Human Rights Watch says that the allegations being heard in a special court in the capital, Naypyitaw, are “bogus and politically motivated” with the intention of preventing the deposed leader from running for office again.
The trial of deposed Myanmar leader Aung San Suu Kyi has gone under way, more than four months after a military coup, with junta witnesses testifying the Nobel laureate flouted coronavirus restrictions and illegally imported walkie-talkies.
On Monday, the court heard a police force major testify that Suu Kyi broke coronavirus restrictions during last year's elections that her National League for Democracy (NLD) party won in a landslide, her lawyer Min Min Soe told AFP on Monday.
Another police major testified on separate charges accusing her of illegally importing and possessing walkie-talkies, she added.
Near daily protests have rocked Myanmar since the generals' February 1 putsch.
A mass uprising has been met with a brutal military crackdown that has killed more than 850 civilians, according to a local monitoring group.
The junta has brought an eclectic raft of charges against the Nobel laureate, including claims she accepted illegal payments of gold and violated a colonial-era secrecy law.
Suu Kyi "paid keen attention" throughout the hearing, another member of her legal team, Khin Maung Zaw said in a statement.
Human Rights Watch said that the allegations being heard in a special court in the capital, Naypyitaw, are “bogus and politically motivated” with the intention of nullifying the victory and preventing Suu Kyi from running for office again.
“This trial is clearly the opening salvo in an overall strategy to neuter Suu Kyi and the National League for Democracy party as a force that can challenge military rule in the future,” said Phil Robertson, the organisation's deputy Asia director.
Journalists were barred from proceedings in the special court in the capital Naypyidaw, but an AFP reporter said there was a heavy police presence outside.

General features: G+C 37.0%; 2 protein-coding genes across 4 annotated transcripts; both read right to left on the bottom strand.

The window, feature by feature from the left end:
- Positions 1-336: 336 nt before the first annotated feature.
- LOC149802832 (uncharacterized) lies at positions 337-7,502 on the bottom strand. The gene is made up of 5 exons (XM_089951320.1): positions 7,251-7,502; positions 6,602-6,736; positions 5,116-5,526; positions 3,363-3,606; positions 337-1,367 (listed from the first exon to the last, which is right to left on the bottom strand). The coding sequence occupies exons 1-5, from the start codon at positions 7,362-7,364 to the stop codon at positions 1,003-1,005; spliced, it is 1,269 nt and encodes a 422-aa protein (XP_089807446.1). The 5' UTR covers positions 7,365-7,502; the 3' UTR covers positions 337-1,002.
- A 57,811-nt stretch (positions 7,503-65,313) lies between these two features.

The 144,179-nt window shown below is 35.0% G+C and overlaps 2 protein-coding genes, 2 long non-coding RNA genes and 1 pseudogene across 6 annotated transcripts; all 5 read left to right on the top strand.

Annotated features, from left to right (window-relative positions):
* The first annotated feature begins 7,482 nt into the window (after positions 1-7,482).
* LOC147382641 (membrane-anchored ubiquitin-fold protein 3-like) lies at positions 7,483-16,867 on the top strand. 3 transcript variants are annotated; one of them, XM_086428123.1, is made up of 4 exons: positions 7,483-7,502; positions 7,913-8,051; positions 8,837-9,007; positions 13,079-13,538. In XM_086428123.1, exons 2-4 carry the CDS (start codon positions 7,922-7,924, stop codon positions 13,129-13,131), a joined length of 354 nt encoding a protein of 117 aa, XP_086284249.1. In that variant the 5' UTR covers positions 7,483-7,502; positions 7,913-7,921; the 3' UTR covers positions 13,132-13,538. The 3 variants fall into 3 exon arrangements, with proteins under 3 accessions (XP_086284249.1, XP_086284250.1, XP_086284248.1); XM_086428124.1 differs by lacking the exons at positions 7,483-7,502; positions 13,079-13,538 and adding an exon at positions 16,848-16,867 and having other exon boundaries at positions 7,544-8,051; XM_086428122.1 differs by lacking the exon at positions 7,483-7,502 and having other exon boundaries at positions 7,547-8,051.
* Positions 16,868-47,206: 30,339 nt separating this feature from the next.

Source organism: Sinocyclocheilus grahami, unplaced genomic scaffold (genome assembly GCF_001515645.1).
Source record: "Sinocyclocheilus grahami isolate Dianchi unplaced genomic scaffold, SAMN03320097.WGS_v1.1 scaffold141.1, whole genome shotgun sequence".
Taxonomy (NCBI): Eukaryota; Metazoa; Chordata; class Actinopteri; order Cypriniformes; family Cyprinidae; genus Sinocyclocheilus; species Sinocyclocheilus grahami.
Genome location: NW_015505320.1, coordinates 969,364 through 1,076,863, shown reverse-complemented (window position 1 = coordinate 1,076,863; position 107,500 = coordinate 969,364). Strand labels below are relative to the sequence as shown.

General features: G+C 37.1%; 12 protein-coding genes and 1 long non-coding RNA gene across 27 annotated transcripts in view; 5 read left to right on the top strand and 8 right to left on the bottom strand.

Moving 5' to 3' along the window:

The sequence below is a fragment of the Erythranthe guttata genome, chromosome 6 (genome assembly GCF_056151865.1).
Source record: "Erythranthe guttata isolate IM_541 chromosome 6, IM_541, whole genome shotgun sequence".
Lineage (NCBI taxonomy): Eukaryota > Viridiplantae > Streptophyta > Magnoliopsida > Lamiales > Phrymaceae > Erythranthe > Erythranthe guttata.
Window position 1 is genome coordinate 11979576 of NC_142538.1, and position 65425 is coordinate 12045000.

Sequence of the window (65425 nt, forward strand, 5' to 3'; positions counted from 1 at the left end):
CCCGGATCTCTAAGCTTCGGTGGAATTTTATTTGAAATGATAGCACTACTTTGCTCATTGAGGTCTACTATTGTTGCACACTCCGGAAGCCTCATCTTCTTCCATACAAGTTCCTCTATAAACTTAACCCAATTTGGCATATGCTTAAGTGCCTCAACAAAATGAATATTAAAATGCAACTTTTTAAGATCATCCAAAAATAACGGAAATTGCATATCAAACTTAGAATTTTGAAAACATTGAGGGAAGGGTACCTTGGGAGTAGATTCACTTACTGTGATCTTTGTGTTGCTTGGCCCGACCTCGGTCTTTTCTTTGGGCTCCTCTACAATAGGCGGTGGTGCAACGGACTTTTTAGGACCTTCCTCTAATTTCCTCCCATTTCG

Suu Kyi's lawyers – who have struggled to gain access to their client – have said they expect the trial to wrap up by July 26.
"I'm confident Daw Aung San Suu Kyi will overcome this trial," Khin Maung Zaw told AFP after the hearing.
"And she seems quite determined to assert her rights, whatever the results."
A separate trial is scheduled to start on Tuesday over sedition charges she faces alongside ousted president Win Myint and another senior member of the NLD.
If convicted of all charges, Suu Kyi, 75, faces more than a decade in jail.
"#Myanmar’s junta has taken unlawful detention to a noxious new level by detaining those close to people who themselves should not be facing arrest,” says @Reaproy. Young children & elderly parents are among those that have been detained. https://t.co/miiO8VtTKE pic.twitter.com/0xcavJTCv6— Linda Lakhdhir (@LLakhdhir) June 14, 2021
"It is a show trial motivated only by political reasons," Debbie Stothard, Coordinator of the Alternative ASEAN Network on Burma, told AFP.
"Min Aung Hlaing is determined to lock up Aung San Suu Kyi for the rest of her life. If he could, he would probably charge her under every law available."
Suu Kyi spent more than 15 years under house arrest during the previous junta's rule before her 2010 release.
Her international reputation diminished following her defence of military-led violence against Myanmar's marginalised Muslim Rohingya community.
But the coup has returned Suu Kyi to the role of cloistered democracy icon.
On Thursday, she was hit with additional corruption charges over claims she illegally accepted $600,000 in cash and around 11 kilos of gold.
Her lawyer Khin Maung Zaw dismissed the new charges – which could see Suu Kyi hit with another lengthy prison term – as "absurd".
"There is an undeniable political background to keep her out of the scene of the country and to smear her prestige," he told AFP last week.
"That's one of the reasons to charge her – to keep her out of the scene."
Junta leader Min Aung Hlaing has justified his power grab by citing alleged electoral fraud in the November poll won by Suu Kyi's NLD.
The junta has previously said it would hold fresh elections within two years, but has also threatened to dissolve the NLD.
It has also responded with force to a growing mass movement against its rule – shooting protesters, targeting journalists and shutting down news outlets.
Monday saw the release of an American journalist detained since March after charges against him were dropped, his lawyer told AFP.
Nathan Maung, who founded the local Kamayut Media outlet, has been detained under a colonial-era law that criminalises encouraging dissent against the military.